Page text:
Saturday, May 30, 2015

Fibonacci Code Golf

The other day, one of my colleagues said he'd once been asked to code a function to produce the nth fibonacci number for a job interview.  We got talking about the shortest possible function to do this.

A fibonacci number is the sum of the two previous fibonacci numbers.  The first and second fibonacci numbers are defined to be 1.  That makes the third 2 (1 + 1), the fourth, 3 (2 + 1) and the fifth, 5 (3 + 2).  Cake.

1, 1, 2, 3, 5, 8, 13, 21, ..

Beautiful, Recursive and Horribly Inefficient

A clean and simple implementation in C might look like this:

int fibonacci(int n)
    if (n == 0) 
        return 0;
    else if (n == 1 || n == 2) 
        return 1;
    return fibonacci(n - 1) + fibonacci(n - 2);

Since I'm not a golfer, and code golf and mini golf are the only kinds of golf I play, I came up with the following in (bad) C.

f(n){return n<3?1:f(n-1)+f(n-2);}

Now, this one isn't correct for 0, which should return 0, so let's revise it at the expense of four more characters.

f(n){return n<3?n?1:0:f(n-1)+f(n-2);}

That works.  Kind of.  The highest n you can pass it is 46 (returning 1,836,311,903), because after that it overflows the 32 bit signed int (which holds a maximum value of 231-1 = 2,147,483,647).

Okay, but the real problem with these functions is how phenomenally slow they are.  You wouldn't be able to get much past 46 anyway without rendering your machine absolutely useless.  This is a classic recursive function, that is, a function that calls itself.  This fibonacci function itself is often used to demonstrate the elegance of many functional languages.  For example, here it is in OCaml:

let rec fib = function
  | 0 -> 0
  | 1 -> 1
  | n -> fib (n-1) + fib (n-2)

As it turns out, to calculate f(46), you end up calling f() 3,672,623,805 times!  f(47) makes 5.9 billion and f(50) makes nearly 20 billion calls.  The recursive fibonacci sequence grows in number of calls on the order of 2n, which makes it roughly equivalent to the rice and chessboard puzzle.

Ugly Lookup Table

So we need to rework it and make the shortest version that isn't super inefficient.  Since 46 in the maximum n that fits in a signed 32-bit int (and 47 unsigned), we could just make a precomputed look-up table.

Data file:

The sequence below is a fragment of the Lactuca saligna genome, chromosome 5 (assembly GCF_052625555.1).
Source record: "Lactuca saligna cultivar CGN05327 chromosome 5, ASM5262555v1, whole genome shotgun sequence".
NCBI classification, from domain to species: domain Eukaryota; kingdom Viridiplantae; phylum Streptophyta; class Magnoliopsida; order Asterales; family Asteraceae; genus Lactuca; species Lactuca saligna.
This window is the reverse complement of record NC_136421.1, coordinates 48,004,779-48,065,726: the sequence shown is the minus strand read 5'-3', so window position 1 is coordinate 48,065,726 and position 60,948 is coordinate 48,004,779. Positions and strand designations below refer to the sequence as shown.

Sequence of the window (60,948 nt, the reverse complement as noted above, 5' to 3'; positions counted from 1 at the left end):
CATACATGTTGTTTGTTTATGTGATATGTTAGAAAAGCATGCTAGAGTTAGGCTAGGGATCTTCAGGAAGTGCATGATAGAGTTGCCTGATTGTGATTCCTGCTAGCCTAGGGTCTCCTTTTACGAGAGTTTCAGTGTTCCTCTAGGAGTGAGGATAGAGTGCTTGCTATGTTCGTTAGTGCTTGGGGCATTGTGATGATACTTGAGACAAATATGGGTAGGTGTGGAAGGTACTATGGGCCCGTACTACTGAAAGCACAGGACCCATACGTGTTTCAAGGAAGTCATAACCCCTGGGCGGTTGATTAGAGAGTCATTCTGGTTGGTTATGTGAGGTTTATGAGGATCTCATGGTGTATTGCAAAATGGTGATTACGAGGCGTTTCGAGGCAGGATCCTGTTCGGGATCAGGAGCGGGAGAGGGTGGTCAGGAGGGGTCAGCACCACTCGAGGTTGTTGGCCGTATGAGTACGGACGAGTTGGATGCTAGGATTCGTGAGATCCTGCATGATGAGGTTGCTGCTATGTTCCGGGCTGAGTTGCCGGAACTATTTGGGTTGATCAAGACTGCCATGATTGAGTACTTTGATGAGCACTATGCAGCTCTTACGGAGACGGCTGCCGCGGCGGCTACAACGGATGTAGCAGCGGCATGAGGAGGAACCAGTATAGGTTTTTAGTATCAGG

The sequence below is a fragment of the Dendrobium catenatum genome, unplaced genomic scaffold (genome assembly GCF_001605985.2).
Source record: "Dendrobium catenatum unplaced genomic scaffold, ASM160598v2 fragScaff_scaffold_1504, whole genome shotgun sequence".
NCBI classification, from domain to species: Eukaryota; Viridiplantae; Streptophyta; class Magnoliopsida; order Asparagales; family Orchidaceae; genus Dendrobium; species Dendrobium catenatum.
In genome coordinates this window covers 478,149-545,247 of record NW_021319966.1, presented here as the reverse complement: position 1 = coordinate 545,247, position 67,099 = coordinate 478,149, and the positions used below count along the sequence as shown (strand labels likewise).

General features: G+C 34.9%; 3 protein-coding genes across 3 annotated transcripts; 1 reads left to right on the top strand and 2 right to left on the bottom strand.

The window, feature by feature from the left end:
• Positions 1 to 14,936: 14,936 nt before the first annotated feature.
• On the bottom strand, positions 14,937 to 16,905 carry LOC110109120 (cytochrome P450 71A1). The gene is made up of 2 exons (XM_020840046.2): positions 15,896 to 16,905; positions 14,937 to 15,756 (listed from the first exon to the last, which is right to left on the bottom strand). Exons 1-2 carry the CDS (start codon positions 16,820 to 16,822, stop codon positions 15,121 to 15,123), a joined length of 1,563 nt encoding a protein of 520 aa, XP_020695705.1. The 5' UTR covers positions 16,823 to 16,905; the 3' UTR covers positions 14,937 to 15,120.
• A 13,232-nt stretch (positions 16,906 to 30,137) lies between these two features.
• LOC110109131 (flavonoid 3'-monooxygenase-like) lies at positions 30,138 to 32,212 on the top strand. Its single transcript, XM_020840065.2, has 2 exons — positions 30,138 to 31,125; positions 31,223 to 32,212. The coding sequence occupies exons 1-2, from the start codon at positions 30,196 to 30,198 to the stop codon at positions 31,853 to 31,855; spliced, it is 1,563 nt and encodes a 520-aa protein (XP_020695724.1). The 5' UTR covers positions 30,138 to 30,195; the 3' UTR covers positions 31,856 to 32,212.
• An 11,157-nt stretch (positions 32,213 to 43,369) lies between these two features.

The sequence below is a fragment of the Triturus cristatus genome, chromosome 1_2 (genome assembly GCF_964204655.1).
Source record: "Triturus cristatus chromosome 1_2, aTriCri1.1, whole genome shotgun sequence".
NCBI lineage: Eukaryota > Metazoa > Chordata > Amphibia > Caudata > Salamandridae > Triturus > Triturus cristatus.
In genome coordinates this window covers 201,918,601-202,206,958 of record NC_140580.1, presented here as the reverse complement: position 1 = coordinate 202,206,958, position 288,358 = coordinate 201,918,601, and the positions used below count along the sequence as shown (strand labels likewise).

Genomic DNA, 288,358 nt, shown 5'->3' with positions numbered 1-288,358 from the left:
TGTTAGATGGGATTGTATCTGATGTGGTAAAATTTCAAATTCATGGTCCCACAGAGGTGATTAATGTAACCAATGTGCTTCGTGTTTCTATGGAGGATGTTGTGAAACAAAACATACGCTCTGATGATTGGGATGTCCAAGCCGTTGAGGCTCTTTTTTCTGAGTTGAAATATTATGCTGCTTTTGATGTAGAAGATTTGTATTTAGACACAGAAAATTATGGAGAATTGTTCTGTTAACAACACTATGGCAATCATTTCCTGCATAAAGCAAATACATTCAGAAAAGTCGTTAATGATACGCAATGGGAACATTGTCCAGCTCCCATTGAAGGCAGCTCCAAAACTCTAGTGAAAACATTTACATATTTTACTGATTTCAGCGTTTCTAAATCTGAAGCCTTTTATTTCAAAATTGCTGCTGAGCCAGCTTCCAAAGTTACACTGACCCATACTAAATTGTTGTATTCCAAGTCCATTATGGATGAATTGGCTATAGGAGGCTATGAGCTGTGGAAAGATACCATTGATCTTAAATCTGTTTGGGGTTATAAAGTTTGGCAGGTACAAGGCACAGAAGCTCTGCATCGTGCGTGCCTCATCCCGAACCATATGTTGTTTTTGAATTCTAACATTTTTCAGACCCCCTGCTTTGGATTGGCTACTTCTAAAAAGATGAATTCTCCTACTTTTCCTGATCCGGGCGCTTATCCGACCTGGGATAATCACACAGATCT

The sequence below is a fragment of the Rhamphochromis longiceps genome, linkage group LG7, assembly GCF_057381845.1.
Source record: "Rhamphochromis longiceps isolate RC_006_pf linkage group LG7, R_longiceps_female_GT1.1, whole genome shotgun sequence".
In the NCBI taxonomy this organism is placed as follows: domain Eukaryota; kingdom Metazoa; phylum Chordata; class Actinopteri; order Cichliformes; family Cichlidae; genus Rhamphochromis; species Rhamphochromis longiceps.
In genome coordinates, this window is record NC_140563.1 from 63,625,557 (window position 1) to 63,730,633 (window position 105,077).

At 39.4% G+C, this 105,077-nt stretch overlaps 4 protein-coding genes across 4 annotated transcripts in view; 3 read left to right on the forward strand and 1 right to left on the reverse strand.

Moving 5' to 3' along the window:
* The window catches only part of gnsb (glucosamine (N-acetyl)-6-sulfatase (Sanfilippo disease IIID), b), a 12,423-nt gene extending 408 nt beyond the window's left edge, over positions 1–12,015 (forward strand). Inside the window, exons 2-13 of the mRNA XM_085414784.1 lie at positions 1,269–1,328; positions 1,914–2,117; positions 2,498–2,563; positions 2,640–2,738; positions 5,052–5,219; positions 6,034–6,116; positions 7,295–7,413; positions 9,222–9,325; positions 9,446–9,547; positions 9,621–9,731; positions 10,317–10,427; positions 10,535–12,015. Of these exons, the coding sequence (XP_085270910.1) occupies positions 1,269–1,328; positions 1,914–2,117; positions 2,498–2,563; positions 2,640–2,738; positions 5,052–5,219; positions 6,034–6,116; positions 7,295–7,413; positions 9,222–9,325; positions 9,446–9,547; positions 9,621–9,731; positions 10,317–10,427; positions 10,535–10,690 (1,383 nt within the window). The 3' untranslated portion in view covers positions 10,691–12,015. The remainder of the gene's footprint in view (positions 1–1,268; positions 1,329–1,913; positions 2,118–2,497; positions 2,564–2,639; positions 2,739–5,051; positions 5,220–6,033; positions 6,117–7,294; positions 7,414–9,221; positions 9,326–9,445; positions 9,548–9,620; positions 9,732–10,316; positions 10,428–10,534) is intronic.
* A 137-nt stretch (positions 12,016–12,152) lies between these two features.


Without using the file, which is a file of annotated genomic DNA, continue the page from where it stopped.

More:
int fib(int n)
    static int fibs[] =
      { 0, 1, 1, 2, 3, 5, 8, 13, 21, 34, 55, 89, 144, 233, 377, 
        610, 987, 1597, 2584, 4181, 6765, 10946, 17711, 28657, 
        46368, 75025, 121393, 196418, 317811, 514229, 832040, 
        1346269, 2178309, 3524578, 5702887, 9227465, 14930352, 
        24157817, 39088169, 63245986, 102334155, 165580141, 
        267914296, 433494437, 701408733, 1134903170, 1836311903 };
    return fibs[n];

That's as fast as you're probably going to get, but it's ugly and not particularly short.

Iterative and Fast

You can also do it iteratively, without any recursion at all:

int fib(int n)
    if (!n) return 0;
    int p = 0, q = 1;
    for (int i = 2; i < n; i++)
      { int t = p; p = q; q = t + p; }
    return p + q;

It's starting to get a little longer, though, so I don't bother to shove it on one line or abbreviate int fib(int n) into f(n) like with the shortest ones above.  This function can be literally billions of times faster that the first ones.

Returning to Recursion, with Memoization

But..  I've got a short recursive version that outperforms this one on the whole, especially when called more than once, because it builds up a look-up table dynamically, with a simple technique broadly called memoization.

f(n){static int m[64]={0,1,1,0};return !n||m[n]?m[n]:(m[n]=f(n-1)+f(n-2));}

Fast and short.

No Recursion, No Iteration, Just a Formula

Let's do one more.

There is a closed form calculation of the fibonacci number that requires neither iteration nor recursion.  You just calculate it and there you go.  Here is my shortest implementation of that:

f(n){double A=sqrt(5),B=A/2;return(pow(0.5+B,n)-pow(0.5-B,n))/A;}

Short.  No iteration, no recursion.  Over several calls, I figure this will be slower than the previous function, but it's way slicker.


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